prayers, healing thoughts, positive vibes, crossed body parts, and lots of loves to you and Rick and Greg.


Karen Owen said...

I'm sending you all lots of prayers and wishes for a full recovery. And as for the laundry - don't fold it - just keep it in the basket until you need it like I do. Hee hee!

Judy Winter said...

Thoughts and prayers with you guys today and in the days ahead. xoxo Judy & Dick

HerzBlatt said...

I pray for your friend and hope that he will be helped!!!
I wish you all the best and I only can tell you, that I had the same shoulder problems several years ago and I am sure you will be fit as I am today again!!

Mary Timme said...

Surgery is never fun! I like to think I've lucked out as I'm allergic to all know antibiotics so surgery is out of the question for me.

Close to 20 years ago they did hand and arm surgery on me on both arms and hands with in a few months. I also had my gall bladder taken out in between those surgeries and am glad I can't have any more. I've learned to use mine in a lighter way and to stand differently and get massage to help my shoulder. The surgery is supposed to be better now than way back then, so, I'm praying yours will go well.

BONNIE K said...

Well, since I got your email today, I guess it's one down, one to go. I"m glad Greg is done with this; he must be relieved. As for you, maybe someone considers knitting to be a sport. I'll be glad when yours is over too.

Beth Leintz said...

Best wished on your visits to the hospital. Wouldn't it be nice if they had beautiful statuary like your pictures instead of ESPN

Anonymous said...

my heart is in your pocket, beating right along with yours. don't worry though it is a lovely lace heart with cream colored vintage satin ribbon all along the edges and filled with the softest of down feathers you will ever touch. and it's warm and it beats in harmony with your pulse. place your right hand (not your soon to be constricted left) in your pocket and remember you are not all by yourself jeanie. i hope you are getting ready for a restful sleep right about now my dear.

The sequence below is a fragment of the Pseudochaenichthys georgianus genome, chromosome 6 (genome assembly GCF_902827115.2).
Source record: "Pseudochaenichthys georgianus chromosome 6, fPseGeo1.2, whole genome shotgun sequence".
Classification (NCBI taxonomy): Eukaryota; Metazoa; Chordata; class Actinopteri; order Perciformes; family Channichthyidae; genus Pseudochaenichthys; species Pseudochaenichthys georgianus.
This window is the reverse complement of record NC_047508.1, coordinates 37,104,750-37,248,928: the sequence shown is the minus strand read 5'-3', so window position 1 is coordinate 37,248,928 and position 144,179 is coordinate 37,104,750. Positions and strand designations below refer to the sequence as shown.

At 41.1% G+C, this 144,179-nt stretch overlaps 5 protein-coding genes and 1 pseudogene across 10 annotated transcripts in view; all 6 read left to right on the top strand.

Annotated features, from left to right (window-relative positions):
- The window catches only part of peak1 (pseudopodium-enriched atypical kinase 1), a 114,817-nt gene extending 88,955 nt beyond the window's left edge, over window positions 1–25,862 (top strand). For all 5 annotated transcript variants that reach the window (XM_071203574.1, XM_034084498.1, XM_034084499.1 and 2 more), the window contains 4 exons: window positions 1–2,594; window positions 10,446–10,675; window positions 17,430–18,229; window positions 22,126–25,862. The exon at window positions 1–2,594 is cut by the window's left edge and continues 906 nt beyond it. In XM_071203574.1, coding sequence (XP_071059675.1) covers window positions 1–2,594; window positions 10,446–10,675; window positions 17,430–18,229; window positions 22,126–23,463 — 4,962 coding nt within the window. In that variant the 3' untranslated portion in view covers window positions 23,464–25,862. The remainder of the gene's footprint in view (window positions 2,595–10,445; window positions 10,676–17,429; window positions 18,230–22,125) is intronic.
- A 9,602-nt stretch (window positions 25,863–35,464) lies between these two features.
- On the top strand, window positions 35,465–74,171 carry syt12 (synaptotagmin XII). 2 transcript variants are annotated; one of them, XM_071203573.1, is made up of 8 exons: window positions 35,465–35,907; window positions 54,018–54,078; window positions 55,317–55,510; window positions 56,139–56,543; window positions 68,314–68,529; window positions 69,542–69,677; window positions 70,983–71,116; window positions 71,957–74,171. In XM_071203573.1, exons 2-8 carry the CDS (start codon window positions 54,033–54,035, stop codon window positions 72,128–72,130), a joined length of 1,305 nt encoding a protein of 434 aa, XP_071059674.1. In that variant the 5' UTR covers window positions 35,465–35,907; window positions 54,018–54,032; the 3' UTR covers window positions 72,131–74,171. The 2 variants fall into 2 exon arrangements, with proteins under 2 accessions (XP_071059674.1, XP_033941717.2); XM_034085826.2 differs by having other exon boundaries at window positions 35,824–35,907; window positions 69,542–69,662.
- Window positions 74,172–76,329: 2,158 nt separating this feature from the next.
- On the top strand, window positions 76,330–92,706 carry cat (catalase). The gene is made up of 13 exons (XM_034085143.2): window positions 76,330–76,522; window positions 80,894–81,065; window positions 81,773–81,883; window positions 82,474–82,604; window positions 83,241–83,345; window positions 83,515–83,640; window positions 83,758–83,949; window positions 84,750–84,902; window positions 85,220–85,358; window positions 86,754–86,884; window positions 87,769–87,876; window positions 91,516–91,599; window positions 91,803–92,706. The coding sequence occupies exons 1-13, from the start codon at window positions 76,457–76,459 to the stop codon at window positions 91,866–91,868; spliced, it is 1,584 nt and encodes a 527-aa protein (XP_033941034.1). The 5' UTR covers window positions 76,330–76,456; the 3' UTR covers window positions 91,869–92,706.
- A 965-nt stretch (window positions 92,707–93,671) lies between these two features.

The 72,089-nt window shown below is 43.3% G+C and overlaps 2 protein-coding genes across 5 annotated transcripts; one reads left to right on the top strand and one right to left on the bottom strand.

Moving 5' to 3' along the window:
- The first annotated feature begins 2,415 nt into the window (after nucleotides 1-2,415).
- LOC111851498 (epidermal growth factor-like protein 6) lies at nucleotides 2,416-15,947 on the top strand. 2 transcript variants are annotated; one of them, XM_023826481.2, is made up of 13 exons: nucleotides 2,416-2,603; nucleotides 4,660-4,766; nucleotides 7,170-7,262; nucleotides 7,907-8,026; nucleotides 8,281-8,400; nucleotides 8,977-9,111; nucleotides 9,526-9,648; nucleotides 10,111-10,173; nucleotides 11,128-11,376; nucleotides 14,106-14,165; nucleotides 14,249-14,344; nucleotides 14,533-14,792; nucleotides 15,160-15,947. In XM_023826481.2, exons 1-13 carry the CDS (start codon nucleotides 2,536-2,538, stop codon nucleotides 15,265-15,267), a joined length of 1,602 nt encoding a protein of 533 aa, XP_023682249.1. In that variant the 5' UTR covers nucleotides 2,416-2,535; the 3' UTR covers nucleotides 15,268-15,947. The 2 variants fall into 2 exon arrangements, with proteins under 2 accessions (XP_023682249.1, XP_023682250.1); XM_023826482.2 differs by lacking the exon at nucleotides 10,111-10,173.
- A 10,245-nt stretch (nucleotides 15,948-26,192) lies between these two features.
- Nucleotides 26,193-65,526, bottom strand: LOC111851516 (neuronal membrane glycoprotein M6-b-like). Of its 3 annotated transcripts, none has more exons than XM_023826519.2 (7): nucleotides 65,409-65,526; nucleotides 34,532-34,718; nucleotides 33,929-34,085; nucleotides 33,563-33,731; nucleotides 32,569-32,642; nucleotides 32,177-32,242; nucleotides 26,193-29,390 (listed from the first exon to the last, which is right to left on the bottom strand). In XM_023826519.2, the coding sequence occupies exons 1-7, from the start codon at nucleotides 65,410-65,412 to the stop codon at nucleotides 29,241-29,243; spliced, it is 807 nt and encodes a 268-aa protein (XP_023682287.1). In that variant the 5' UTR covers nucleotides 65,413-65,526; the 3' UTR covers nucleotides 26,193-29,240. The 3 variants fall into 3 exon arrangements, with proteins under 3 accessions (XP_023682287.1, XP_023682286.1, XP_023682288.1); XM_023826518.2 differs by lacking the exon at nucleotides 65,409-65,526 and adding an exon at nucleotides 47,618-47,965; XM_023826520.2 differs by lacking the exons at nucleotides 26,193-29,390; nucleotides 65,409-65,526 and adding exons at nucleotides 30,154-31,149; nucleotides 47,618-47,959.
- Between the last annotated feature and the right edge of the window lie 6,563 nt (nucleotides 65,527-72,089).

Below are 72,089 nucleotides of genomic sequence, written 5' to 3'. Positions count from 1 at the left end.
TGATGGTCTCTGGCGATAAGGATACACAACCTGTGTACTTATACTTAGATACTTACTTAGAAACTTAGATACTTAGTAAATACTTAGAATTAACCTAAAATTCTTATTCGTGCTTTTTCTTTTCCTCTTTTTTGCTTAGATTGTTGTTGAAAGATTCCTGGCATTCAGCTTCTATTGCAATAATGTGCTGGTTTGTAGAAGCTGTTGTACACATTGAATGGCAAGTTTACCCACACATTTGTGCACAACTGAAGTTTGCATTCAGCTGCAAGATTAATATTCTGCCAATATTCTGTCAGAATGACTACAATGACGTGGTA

paris parfait said...

You and your friend are very much in my thoughts and prayers. As for the sports medicine doctor, they're the best for these types of things - one performed my knee surgery in San Francisco. Sending a big hug your way. xo

Anonymous said...

For some reason my comments often don't stick here, Jeanie!
So, let me say again: I am so pleased for the happy results of Greg's surgery. It is so hard to see young people being hurt.
And good luck with your surgery! Keep working with that right hand, and when the left arm has healed, you can work away with both!
Wishes and prayers are with you and your loved ones.

Anonymous said...


My best wishes to you on your upcoming surgery.

Perhaps it will force you to take a well-deserved rest and take care of yourself first instead of everybody else--give you time to do all the reading you've been putting off and to pamper yourself.

Beth said...

I am sending good vibes for both you and Greg. I know it will be hard on you not being able to write. But maybe you can still type on the computer. You may have to peck the keys like my hubby does. Ha!

Annie Jeffries said...

Got you on my prayer list Jeanie. Blessings, Annie

Anonymous said...

Oh, Jeanie ~ I'm so sorry I came late to all this. My best to you and your family, and hopes and prayers for quick and complete healing.

As for sports medicine... My mother, at age 80, fractured her tibia and fibula at the ankle and a sports dr. fixed her up. At 85, another sports medicine fellow did HER rotator cuff surgery, and she healed beautifully. A year ago, after a fall, she had reconstructive hand surgery by yet another sports medicine surgeon, and was back to her knitting and needlepoint within six months, with no apparent loss of ability or skill.

We LOVE the sports guys. In my mother's case, they do suspect her of secret soccer games.... but they're the best in the business.